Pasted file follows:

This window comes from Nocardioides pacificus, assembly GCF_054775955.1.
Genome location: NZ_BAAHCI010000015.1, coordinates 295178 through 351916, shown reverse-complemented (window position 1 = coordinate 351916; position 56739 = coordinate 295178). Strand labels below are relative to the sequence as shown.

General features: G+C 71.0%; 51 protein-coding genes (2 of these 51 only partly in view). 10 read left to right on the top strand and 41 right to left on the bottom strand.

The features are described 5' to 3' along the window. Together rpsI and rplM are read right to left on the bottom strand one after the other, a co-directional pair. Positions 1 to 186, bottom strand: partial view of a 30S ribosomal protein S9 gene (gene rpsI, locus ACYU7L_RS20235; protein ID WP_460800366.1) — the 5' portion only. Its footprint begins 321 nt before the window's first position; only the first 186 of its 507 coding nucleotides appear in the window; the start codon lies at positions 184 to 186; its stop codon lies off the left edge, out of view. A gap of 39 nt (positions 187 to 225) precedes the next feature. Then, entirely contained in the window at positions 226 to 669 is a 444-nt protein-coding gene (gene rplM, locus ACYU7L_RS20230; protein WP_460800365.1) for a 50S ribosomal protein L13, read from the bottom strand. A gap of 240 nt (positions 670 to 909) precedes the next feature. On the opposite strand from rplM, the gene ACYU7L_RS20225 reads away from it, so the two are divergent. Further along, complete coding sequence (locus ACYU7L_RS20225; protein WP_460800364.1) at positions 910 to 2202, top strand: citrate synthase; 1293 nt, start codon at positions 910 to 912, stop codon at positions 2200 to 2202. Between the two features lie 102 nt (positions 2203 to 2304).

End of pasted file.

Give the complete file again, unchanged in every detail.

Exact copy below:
This window comes from Nocardioides pacificus, assembly GCF_054775955.1.
Genome location: NZ_BAAHCI010000015.1, coordinates 295178 through 351916, shown reverse-complemented (window position 1 = coordinate 351916; position 56739 = coordinate 295178). Strand labels below are relative to the sequence as shown.

General features: G+C 71.0%; 51 protein-coding genes (2 of these 51 only partly in view). 10 read left to right on the top strand and 41 right to left on the bottom strand.

The features are described 5' to 3' along the window. Together rpsI and rplM are read right to left on the bottom strand one after the other, a co-directional pair. Positions 1 to 186, bottom strand: partial view of a 30S ribosomal protein S9 gene (gene rpsI, locus ACYU7L_RS20235; protein ID WP_460800366.1) — the 5' portion only. Its footprint begins 321 nt before the window's first position; only the first 186 of its 507 coding nucleotides appear in the window; the start codon lies at positions 184 to 186; its stop codon lies off the left edge, out of view. A gap of 39 nt (positions 187 to 225) precedes the next feature. Then, entirely contained in the window at positions 226 to 669 is a 444-nt protein-coding gene (gene rplM, locus ACYU7L_RS20230; protein WP_460800365.1) for a 50S ribosomal protein L13, read from the bottom strand. A gap of 240 nt (positions 670 to 909) precedes the next feature. On the opposite strand from rplM, the gene ACYU7L_RS20225 reads away from it, so the two are divergent. Further along, complete coding sequence (locus ACYU7L_RS20225; protein WP_460800364.1) at positions 910 to 2202, top strand: citrate synthase; 1293 nt, start codon at positions 910 to 912, stop codon at positions 2200 to 2202. Between the two features lie 102 nt (positions 2203 to 2304).